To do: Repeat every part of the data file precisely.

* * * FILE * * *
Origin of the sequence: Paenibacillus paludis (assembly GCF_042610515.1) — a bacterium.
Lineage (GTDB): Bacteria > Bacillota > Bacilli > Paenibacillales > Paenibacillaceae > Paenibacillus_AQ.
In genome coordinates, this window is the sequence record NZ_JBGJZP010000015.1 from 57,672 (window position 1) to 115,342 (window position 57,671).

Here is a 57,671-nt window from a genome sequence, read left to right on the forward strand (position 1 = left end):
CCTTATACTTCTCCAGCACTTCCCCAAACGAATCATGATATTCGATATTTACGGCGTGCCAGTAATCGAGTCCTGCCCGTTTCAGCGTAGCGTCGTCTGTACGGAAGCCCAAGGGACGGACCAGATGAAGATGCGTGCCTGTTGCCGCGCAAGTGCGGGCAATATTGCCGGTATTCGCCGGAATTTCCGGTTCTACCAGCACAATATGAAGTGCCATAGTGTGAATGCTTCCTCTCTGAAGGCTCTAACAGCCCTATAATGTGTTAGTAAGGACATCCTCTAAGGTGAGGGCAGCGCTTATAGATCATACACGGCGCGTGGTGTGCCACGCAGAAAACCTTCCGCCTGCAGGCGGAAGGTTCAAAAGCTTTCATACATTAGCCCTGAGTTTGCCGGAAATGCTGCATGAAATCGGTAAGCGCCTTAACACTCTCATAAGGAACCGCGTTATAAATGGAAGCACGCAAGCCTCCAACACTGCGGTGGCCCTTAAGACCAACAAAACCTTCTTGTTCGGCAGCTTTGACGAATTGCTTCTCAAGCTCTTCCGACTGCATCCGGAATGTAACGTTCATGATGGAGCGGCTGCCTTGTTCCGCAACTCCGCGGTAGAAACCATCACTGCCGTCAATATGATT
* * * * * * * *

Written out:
Origin of the sequence: Paenibacillus paludis (assembly GCF_042610515.1) — a bacterium.
Lineage (GTDB): Bacteria > Bacillota > Bacilli > Paenibacillales > Paenibacillaceae > Paenibacillus_AQ.
In genome coordinates, this window is the sequence record NZ_JBGJZP010000015.1 from 57,672 (window position 1) to 115,342 (window position 57,671).

Here is a 57,671-nt window from a genome sequence, read left to right on the forward strand (position 1 = left end):
CCTTATACTTCTCCAGCACTTCCCCAAACGAATCATGATATTCGATATTTACGGCGTGCCAGTAATCGAGTCCTGCCCGTTTCAGCGTAGCGTCGTCTGTACGGAAGCCCAAGGGACGGACCAGATGAAGATGCGTGCCTGTTGCCGCGCAAGTGCGGGCAATATTGCCGGTATTCGCCGGAATTTCCGGTTCTACCAGCACAATATGAAGTGCCATAGTGTGAATGCTTCCTCTCTGAAGGCTCTAACAGCCCTATAATGTGTTAGTAAGGACATCCTCTAAGGTGAGGGCAGCGCTTATAGATCATACACGGCGCGTGGTGTGCCACGCAGAAAACCTTCCGCCTGCAGGCGGAAGGTTCAAAAGCTTTCATACATTAGCCCTGAGTTTGCCGGAAATGCTGCATGAAATCGGTAAGCGCCTTAACACTCTCATAAGGAACCGCGTTATAAATGGAAGCACGCAAGCCTCCAACACTGCGGTGGCCCTTAAGACCAACAAAACCTTCTTGTTCGGCAGCTTTGACGAATTGCTTCTCAAGCTCTTCCGACTGCATCCGGAATGTAACGTTCATGATGGAGCGGCTGCCTTGTTCCGCAACTCCGCGGTAGAAACCATCACTGCCGTCAATATGATT